Nancy Shute joined the staff in February 2018 as the editor in chief of Science News. Shute is a science journalist in print, digital and broadcast, and a lecturer and trainer in science writing and multimedia journalism.  She is a past president of the National Association of Science Writers, the United States’ largest and oldest science writing membership organization. Before joining Science News, Shute was cohost of NPR’s health blog, Shots, and contributed news coverage and radio features to NPR’s All Things Considered and Morning Edition.  She also has written for national publications, including National Geographic and Scientific American. While serving as assistant managing editor at U.S. News & World Report, Shute led the magazine’s award-winning coverage of science and technology.  As a senior writer for U.S. News, she led group investigations and reporting projects, and authored dozens of cover stories. Shute trains journalists and scientists in the uses of social media and other new media technologies. She taught science writing at Johns Hopkins University’s Advanced Academic Programs. Additionally, Shute has been a science writer in residence at the University of Wisconsin, and guest lecturer at major universities, including Columbia, NYU, the University of Maryland, Georgetown and the University of California, Santa Cruz.

All Stories by Nancy Shute

  1. Creating a ‘science of us’ has been a contentious effort

    Editor in chief Nancy Shute discusses the evolution of behavioral science research over the past century.

  2. A century of exploring the endless final frontier

    Editor in chief Nancy Shute discusses a century of astronomy and scientists' search for worlds beyond our own

  3. Tasking trees with averting the climate crisis is a big ask

    Editor in chief Nancy Shute discusses whether planting trees can help us avert the climate crisis, or if it is another quick-fix gimmick.

  4. How test tube babies went mainstream

    Editor in chief Nancy Shute discusses the history of assisted reproductive technologies, which has made parenthood possible for millions of people.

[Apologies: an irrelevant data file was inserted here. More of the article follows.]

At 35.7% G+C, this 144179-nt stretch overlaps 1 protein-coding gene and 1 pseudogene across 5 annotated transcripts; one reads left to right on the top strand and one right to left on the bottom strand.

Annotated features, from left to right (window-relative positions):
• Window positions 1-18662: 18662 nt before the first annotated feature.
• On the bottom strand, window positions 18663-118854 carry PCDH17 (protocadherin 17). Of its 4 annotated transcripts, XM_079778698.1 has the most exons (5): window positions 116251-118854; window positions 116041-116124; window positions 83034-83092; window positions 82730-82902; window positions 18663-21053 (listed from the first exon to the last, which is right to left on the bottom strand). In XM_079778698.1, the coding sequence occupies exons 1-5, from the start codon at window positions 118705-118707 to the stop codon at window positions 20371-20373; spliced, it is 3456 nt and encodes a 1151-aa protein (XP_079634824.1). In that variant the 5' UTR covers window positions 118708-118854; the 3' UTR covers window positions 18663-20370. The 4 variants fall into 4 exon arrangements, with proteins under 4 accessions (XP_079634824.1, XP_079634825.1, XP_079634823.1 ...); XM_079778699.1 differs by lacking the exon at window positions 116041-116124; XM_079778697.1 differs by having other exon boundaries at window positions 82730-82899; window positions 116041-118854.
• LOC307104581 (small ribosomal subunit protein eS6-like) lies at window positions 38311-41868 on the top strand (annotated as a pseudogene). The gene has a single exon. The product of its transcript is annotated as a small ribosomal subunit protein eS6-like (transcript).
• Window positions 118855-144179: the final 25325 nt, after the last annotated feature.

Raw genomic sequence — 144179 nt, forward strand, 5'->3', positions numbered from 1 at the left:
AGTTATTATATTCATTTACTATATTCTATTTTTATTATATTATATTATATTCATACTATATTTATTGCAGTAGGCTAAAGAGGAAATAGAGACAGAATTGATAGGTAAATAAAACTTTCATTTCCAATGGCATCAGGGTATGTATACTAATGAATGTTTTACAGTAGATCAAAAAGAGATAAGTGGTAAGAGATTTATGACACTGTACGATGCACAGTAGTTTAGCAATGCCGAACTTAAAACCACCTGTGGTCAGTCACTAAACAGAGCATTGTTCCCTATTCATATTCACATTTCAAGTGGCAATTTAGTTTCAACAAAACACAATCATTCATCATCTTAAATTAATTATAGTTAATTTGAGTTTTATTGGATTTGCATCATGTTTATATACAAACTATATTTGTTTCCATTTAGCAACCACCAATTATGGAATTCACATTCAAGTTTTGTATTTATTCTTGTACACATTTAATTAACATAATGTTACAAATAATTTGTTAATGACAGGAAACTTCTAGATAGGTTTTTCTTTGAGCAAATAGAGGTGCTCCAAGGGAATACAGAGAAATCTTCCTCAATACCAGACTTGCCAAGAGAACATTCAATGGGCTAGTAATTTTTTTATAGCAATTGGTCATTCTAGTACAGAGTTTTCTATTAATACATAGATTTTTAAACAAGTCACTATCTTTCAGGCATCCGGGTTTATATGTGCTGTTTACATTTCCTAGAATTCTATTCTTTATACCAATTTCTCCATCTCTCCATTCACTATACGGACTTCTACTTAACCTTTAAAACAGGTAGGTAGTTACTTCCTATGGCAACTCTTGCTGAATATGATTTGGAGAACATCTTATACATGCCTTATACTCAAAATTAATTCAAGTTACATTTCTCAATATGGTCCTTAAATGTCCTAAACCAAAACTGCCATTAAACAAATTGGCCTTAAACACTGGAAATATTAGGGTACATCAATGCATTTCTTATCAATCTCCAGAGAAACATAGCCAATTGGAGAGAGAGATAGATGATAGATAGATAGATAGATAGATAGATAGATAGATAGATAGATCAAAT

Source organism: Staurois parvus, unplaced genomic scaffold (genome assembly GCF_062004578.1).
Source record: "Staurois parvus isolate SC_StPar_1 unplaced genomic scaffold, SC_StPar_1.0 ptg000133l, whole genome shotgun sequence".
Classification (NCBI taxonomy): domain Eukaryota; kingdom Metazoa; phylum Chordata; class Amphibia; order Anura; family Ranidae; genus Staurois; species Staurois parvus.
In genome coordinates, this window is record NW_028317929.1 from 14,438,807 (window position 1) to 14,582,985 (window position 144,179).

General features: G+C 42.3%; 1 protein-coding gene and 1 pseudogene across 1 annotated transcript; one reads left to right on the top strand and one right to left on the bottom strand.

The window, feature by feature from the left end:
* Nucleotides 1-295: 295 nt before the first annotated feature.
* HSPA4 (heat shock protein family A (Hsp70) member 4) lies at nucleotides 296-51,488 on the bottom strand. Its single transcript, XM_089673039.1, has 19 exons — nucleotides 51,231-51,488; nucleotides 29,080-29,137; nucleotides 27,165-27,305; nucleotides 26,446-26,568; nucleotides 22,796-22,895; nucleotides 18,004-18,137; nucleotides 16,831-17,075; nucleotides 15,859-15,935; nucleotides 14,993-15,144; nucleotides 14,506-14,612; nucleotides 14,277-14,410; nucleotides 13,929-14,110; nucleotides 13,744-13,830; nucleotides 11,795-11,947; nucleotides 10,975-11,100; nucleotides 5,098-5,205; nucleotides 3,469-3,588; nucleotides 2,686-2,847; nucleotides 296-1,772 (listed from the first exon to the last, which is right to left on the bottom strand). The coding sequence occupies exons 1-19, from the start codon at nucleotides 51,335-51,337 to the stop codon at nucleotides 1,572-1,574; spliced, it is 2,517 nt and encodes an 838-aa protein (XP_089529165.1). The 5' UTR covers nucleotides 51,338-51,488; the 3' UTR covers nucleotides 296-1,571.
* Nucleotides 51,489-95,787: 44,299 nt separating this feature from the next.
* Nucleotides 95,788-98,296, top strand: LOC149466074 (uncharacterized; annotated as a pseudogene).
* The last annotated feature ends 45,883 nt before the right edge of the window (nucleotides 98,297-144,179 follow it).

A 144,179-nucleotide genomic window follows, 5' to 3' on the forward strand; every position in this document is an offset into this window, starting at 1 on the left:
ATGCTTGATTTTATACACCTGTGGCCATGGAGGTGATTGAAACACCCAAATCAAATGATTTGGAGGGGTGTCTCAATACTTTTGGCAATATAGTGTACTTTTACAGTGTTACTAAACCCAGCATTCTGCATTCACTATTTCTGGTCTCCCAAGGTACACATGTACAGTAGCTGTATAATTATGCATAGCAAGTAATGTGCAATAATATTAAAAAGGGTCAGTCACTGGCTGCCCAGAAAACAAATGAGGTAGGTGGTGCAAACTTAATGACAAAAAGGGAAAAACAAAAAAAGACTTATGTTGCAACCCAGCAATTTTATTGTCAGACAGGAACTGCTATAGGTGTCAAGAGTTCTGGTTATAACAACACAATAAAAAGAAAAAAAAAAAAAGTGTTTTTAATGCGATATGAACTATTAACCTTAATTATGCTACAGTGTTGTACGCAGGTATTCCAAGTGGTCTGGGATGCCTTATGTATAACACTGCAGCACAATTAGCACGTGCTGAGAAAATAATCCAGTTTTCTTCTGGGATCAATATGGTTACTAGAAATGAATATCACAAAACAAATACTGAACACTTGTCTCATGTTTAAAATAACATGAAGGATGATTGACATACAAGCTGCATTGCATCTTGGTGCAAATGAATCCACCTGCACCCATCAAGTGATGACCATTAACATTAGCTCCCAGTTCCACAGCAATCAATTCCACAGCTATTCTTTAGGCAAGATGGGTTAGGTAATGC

5. When Science News readers talk, we listen

    Editor in chief Nancy Shute discusses the wonderful feedback we receive from our readers.

  6. When attacks on science threaten our survival

    Editor in chief Nancy Shute reflects on the proliferation of false information and the importance of combating its spread.

  7. Enchanted by black holes? We are, too

    Editor in chief Nancy Shute discusses the new image of a black hole's magnetic fields and our coverage of the enchanting beasts over the years.

  8. Living with pandemic uncertainty, Year 2

    Editor in chief Nancy Shute looks back at a year of COVID-19 coverage and living with the pandemic.

  9. Genetic medicine is fraught with ethical challenges

    Editor in chief Nancy Shute discusses coverage of the ethical questions around genetics and precision medicine.

  10. When a naked mole-rat meets a sneaky sea worm

    Editor in chief Nancy Shute discusses how stories make it into the news section of Science News magazine.

  11. Should corporations get access to our brains?

    Editor in chief Nancy Shute reflects on how reader feedback shaped the cover story about privacy and neurotechnology. She also highlights the next theme in our Century of Science project.

  12. When data shed light on societal challenges

    Editor in chief Nancy Shute reflects on how data can shed light on societal challenges. She also discusses how pandemic conditions can lead to vulnerability to conspiracy theories and misinformation.